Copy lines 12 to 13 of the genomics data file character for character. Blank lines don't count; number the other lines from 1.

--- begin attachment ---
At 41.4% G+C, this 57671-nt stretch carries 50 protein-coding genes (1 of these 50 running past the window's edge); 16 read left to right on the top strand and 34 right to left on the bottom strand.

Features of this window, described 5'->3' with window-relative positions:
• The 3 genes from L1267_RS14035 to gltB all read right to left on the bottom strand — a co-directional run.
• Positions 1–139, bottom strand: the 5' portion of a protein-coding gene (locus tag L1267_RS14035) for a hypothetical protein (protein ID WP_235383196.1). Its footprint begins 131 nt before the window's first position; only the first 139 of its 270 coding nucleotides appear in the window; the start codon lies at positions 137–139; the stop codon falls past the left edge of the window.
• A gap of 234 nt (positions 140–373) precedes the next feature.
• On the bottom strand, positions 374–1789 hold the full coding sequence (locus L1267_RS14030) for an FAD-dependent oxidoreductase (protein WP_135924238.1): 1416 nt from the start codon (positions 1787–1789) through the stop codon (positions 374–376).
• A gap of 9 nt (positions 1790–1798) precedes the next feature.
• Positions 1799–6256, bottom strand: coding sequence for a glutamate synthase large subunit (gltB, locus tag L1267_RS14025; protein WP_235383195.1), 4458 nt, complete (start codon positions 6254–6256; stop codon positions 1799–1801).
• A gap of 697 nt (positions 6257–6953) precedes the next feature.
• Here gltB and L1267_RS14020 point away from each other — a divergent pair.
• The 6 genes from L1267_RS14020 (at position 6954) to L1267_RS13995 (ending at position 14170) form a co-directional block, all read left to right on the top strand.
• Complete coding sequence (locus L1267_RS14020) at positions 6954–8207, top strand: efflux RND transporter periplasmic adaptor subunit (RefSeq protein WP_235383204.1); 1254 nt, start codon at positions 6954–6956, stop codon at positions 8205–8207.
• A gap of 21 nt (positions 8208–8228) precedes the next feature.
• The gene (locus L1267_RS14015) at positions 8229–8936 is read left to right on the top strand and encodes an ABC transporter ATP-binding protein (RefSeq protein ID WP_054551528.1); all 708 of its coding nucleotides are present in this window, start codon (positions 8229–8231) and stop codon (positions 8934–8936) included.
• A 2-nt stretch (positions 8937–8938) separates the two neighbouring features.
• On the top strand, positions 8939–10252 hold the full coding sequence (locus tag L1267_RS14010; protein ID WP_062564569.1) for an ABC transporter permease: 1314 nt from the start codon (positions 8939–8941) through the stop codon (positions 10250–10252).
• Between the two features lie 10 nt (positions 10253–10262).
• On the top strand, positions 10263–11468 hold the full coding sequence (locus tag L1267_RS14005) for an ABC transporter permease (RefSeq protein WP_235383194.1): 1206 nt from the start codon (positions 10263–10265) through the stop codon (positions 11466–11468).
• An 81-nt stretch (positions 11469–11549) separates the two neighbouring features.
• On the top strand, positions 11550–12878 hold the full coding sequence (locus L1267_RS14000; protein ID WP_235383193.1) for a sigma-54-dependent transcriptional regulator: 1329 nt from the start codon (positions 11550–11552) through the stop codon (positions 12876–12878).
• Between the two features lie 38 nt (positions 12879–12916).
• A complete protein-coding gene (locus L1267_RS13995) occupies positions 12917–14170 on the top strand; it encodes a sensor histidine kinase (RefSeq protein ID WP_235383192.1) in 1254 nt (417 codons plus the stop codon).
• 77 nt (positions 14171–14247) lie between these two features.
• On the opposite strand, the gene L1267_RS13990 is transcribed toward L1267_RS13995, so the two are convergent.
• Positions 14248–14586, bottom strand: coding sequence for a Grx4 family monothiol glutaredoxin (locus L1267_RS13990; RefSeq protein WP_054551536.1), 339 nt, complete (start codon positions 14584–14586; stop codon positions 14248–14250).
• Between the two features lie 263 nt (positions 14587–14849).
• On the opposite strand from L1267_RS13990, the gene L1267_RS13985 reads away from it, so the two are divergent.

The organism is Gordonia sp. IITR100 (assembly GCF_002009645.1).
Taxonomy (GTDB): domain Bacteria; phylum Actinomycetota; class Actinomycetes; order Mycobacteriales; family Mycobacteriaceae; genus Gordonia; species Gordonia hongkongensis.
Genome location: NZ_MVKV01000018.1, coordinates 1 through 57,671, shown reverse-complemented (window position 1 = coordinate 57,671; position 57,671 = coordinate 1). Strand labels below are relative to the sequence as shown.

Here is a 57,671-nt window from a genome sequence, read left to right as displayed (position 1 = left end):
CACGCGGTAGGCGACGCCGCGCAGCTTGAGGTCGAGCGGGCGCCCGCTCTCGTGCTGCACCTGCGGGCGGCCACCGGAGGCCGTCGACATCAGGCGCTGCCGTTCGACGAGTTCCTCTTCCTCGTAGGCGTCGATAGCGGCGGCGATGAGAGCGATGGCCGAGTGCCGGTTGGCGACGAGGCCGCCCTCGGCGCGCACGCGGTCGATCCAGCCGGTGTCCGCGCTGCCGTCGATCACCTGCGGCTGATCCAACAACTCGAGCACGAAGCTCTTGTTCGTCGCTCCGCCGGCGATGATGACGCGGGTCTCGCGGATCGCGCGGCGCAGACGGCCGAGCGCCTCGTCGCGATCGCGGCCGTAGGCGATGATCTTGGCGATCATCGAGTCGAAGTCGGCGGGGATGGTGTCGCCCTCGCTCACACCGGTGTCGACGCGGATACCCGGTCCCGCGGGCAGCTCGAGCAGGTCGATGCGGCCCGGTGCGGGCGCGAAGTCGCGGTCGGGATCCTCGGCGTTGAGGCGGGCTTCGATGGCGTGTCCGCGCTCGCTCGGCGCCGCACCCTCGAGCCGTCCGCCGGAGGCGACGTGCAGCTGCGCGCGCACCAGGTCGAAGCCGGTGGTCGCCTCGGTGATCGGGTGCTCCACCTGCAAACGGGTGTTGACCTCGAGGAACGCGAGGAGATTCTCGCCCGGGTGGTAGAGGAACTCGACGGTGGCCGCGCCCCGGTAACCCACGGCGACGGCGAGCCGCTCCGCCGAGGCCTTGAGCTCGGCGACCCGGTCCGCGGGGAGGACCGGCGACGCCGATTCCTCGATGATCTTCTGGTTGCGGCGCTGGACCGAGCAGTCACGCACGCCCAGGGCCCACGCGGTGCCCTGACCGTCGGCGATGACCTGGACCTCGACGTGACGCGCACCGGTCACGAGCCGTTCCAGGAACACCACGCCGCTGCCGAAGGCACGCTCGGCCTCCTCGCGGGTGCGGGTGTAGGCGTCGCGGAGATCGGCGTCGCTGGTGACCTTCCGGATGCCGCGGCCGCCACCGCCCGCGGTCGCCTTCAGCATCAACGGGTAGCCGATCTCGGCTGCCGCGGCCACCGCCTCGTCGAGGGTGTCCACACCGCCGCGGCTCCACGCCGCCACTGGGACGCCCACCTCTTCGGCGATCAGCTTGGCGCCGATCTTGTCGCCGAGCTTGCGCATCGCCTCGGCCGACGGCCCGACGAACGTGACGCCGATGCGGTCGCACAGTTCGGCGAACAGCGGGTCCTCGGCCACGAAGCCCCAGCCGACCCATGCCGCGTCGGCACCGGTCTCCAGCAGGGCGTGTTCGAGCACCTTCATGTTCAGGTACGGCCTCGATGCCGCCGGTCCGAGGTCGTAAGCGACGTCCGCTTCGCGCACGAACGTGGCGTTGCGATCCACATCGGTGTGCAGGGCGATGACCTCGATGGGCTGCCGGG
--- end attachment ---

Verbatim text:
• Complete coding sequence (locus L1267_RS14020) at positions 6954–8207, top strand: efflux RND transporter periplasmic adaptor subunit (RefSeq protein WP_235383204.1); 1254 nt, start codon at positions 6954–6956, stop codon at positions 8205–8207.
• A gap of 21 nt (positions 8208–8228) precedes the next feature.